1911 Encyclopædia Britannica/Water-deer

WATER-DEER, a small member of the deer-tribe from northern China differing from all other Cervidae except the musk-deer (with which it has no affinity) by the absence of antlers in both sexes. To compensate for this deficiency, the bucks are armed with long sabre-like upper tusks (see Deer). The species typifies a genus, and is known as Hydrelaphus (or Hydropotes) inermis; but a second form has been described from Hankow under the name of H. kreyenbergi, although further evidence as to its claim to distinction is required. Water-deer frequent the neighbourhood of the large Chinese rivers where they crouch amid the reeds and grass in such a manner as to be invisible, even when not completely concealed by the covert. When running, they arch their backs and scurry away in a series of short leaps. In captivity as many as three have been produced at a birth.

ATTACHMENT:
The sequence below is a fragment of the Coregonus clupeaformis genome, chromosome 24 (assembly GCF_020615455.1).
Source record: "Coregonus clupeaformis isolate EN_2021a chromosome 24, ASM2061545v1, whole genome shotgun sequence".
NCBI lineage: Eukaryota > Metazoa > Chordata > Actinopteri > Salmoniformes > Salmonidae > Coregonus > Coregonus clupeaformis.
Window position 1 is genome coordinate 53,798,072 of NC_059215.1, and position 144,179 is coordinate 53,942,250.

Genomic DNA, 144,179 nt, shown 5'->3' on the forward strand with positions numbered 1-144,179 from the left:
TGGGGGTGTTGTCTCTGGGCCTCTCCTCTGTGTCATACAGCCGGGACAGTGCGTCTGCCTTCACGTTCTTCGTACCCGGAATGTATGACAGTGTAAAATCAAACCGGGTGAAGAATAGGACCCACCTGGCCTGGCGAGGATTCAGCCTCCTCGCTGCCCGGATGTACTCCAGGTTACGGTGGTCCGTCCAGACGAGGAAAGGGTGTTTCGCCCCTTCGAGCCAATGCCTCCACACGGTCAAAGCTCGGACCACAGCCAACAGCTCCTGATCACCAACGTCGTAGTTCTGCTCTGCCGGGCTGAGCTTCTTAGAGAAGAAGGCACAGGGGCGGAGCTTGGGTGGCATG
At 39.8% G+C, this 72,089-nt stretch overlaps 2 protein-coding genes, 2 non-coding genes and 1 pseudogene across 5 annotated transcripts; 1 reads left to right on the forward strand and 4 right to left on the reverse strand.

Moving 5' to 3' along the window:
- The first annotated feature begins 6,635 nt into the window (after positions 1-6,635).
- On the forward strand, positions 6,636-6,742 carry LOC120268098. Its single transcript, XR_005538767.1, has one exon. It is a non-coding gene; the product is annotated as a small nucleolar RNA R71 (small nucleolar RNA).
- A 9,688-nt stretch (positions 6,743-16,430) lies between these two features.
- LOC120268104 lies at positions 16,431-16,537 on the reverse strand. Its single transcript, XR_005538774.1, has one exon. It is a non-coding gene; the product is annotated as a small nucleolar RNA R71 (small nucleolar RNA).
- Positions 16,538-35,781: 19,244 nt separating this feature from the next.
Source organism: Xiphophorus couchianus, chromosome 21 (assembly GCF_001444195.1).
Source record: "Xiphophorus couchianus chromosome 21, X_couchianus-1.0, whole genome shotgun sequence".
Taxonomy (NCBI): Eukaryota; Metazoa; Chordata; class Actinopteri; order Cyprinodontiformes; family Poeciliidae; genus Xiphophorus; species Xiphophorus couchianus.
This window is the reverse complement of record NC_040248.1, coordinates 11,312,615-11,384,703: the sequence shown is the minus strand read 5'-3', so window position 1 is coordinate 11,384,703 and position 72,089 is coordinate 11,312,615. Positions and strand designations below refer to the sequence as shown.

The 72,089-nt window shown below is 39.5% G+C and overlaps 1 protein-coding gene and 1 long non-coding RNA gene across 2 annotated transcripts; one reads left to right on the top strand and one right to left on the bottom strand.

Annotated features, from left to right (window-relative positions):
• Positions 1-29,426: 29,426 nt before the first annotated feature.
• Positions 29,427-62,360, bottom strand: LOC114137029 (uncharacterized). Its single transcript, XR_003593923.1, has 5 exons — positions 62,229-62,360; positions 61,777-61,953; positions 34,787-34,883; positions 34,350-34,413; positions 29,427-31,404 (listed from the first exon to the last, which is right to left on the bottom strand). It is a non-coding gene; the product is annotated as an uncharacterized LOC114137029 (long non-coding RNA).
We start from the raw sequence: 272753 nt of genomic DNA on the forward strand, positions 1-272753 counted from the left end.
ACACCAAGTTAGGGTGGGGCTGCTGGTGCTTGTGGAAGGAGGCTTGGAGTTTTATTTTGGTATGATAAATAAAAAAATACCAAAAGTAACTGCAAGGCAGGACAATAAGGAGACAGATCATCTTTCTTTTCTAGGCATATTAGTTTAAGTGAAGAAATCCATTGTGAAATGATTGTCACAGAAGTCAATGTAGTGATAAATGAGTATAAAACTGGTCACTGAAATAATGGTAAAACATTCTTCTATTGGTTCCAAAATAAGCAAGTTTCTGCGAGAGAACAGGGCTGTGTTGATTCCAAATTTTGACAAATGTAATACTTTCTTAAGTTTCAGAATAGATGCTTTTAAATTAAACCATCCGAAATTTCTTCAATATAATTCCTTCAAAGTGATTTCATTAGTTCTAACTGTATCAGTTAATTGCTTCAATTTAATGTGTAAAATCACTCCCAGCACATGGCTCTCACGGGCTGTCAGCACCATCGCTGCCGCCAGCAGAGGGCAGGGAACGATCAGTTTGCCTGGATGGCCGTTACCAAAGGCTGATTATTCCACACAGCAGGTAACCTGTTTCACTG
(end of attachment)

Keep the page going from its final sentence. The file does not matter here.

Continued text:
This is one of the few deer in which there are glands neither on the hock nor on the skin covering the cannon-bone. These glands probably enable deer to ascertain the whereabouts of their feUows by the scent they leave on the ground and herbage. The sub-aquatic habits of the present species probably render such a function impossible, hence the absence of the glands. The tail is represented by a mere stump.  (R. L.*)